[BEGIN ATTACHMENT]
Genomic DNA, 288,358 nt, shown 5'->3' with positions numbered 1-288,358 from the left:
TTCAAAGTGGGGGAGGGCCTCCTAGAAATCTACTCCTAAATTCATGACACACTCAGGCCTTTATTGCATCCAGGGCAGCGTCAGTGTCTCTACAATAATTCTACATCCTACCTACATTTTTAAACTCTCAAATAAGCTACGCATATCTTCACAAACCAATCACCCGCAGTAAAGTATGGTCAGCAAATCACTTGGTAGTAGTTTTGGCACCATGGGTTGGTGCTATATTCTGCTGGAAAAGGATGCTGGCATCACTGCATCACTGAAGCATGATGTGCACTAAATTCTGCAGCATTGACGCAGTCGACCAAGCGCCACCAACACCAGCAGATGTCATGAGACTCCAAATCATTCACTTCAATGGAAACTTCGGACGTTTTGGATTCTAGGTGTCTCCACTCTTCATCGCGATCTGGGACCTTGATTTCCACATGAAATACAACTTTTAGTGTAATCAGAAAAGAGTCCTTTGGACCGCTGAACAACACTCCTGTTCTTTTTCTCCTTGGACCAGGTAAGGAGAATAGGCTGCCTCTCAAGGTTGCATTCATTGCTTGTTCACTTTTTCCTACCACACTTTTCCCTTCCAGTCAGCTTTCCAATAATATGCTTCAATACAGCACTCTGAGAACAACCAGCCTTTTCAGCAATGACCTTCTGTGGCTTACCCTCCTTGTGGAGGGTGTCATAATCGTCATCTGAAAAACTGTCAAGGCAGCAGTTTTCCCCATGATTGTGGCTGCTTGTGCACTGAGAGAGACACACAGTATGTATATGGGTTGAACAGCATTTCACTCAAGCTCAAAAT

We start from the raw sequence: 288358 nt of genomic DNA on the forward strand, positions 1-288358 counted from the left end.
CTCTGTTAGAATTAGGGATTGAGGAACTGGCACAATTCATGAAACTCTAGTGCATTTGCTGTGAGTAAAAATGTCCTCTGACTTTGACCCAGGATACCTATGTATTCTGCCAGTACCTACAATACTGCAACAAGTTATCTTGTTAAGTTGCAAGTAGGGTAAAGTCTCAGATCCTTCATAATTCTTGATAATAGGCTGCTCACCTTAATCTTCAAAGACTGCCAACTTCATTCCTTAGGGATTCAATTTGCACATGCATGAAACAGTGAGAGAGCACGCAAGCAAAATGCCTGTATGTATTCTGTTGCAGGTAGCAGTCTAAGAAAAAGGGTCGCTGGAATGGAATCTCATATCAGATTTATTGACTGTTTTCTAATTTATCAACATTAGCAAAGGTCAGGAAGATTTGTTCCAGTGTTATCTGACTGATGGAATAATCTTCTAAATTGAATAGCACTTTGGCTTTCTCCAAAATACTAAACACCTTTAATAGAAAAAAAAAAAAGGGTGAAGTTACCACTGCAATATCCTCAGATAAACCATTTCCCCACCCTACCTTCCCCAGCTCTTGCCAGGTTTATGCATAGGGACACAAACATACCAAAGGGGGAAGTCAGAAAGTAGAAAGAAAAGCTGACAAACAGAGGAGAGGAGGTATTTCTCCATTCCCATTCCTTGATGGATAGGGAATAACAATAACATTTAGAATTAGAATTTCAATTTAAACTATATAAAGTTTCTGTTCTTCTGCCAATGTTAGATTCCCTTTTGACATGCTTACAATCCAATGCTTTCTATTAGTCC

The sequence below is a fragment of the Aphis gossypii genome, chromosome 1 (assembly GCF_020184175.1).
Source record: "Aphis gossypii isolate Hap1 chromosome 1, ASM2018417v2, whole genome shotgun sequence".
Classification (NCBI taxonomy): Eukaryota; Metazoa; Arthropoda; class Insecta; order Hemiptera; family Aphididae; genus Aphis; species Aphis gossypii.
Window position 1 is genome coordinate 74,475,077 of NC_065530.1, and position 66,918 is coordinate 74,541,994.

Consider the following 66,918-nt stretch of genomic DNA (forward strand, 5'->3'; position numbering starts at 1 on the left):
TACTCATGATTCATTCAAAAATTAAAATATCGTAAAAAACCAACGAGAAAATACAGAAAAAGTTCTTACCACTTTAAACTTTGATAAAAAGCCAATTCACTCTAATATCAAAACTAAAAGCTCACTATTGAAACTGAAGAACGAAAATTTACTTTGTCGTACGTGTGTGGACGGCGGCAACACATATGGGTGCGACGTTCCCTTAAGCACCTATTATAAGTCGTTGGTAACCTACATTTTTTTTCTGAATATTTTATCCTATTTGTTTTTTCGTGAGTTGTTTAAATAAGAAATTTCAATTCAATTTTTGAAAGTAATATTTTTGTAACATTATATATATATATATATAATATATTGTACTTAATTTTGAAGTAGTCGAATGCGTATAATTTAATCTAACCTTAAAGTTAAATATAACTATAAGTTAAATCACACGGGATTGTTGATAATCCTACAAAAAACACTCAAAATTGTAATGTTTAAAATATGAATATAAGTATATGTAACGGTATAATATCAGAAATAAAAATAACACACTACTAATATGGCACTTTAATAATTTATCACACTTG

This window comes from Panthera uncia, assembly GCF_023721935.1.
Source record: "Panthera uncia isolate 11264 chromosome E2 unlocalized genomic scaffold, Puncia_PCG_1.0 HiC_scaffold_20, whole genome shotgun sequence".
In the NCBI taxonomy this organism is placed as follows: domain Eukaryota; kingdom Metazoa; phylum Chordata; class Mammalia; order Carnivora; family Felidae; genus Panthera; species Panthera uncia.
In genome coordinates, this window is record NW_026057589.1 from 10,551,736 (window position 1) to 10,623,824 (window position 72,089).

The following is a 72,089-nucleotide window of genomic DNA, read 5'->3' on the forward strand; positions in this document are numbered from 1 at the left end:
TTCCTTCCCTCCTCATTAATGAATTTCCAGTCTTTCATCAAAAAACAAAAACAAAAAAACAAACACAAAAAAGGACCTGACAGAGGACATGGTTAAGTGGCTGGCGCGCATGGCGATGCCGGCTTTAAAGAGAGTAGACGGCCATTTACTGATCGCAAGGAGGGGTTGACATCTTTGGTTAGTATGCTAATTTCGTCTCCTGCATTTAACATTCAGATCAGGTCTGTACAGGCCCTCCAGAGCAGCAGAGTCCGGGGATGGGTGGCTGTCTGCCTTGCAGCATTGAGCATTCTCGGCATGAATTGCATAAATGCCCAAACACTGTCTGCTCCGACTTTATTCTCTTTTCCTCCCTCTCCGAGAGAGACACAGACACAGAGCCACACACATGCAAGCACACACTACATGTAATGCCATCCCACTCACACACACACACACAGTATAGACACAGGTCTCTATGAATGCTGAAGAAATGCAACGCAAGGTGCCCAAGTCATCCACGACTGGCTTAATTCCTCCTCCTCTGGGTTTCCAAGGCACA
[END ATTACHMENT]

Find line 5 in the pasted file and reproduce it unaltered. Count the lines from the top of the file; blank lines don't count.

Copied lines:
The sequence below is a fragment of the Aphis gossypii genome, chromosome 1 (assembly GCF_020184175.1).